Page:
There are no miracle cures for fatigue. But there are several ways you can optimize the restoration process.
Especially if you’ve pushed a little too hard and built up some performance-decreasing baggage along the way.
It’s important to realize that not all recovery strategies provide the same results.
While fancy gadgets and machines might provide a small (often placebo) effect, the basics of good quality sleep, the right nutrition and training load management make much more difference.
Train sensibly. Eat healthily. Sleep well. Repeat.
Secondly, there are some points during training blocks where you probably don’t want to enhance recovery - because it will mean you’re not optimizing adaptation.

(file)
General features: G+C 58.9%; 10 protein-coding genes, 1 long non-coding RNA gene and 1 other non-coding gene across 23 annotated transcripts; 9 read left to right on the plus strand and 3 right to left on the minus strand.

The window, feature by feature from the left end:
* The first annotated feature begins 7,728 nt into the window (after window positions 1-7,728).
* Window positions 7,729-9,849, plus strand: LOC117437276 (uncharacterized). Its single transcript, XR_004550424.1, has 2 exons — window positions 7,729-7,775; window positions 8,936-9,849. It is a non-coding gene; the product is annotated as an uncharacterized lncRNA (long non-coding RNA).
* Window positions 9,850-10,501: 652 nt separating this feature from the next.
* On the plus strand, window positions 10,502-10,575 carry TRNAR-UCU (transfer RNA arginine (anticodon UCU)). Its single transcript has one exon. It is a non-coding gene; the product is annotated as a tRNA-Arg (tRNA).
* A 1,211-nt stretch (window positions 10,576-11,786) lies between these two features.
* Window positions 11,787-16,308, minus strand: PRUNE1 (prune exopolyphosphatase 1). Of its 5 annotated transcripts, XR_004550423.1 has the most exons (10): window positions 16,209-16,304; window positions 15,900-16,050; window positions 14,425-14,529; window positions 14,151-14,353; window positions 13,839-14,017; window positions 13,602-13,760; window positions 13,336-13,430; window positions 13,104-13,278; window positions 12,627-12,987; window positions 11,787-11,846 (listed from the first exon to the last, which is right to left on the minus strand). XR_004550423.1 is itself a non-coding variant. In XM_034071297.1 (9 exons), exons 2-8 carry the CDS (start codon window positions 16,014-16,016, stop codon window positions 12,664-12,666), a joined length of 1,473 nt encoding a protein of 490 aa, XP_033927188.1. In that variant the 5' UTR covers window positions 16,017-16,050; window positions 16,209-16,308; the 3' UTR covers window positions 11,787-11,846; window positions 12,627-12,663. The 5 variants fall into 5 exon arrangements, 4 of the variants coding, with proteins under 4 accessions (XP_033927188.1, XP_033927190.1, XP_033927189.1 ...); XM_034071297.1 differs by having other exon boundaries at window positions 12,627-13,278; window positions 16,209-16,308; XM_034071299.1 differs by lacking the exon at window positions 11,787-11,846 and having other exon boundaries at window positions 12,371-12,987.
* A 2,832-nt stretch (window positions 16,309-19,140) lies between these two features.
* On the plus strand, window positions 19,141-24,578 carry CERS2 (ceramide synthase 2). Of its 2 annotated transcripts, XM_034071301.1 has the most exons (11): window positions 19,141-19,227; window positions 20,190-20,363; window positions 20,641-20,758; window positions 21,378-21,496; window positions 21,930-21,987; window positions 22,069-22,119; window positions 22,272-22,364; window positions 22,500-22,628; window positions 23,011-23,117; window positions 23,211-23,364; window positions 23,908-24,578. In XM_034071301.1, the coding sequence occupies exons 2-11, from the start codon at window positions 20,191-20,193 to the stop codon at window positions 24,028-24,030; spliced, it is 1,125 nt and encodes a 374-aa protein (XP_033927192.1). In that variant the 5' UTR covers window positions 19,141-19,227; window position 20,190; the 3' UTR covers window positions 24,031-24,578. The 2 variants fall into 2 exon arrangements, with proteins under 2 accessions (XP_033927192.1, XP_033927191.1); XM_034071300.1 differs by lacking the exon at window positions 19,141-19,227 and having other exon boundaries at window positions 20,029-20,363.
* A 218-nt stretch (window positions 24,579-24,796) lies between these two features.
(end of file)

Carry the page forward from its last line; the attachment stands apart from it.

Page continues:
For example, some studies show that non-steroidal anti-inflammatory drugs (NSAID) based medication8 as well as ice baths9 actually blunt the muscle growth effect after exercise.
So if your goal is to create muscle hypertrophy, these would have a negative impact.
It’s all about knowing what to use but when to use it.
Fatigue is an issue for all athletes at all levels.
The human body can only work so hard before it sets in. And without the right recovery strategy, your ability to perform will soon diminish.
Fatigue can vary. It can decrease quickly from short, sharp high-intensity exercise. Or take days, weeks or even months to recover from in the case of overtraining.
There’s no avoiding it, unfortunately.
But if you get the balance right between training, rest, sleep and nutrition - you will be well on the road to optimal recovery. And maximum performance.
Learn more about recovery strategies for optimal sports performance here...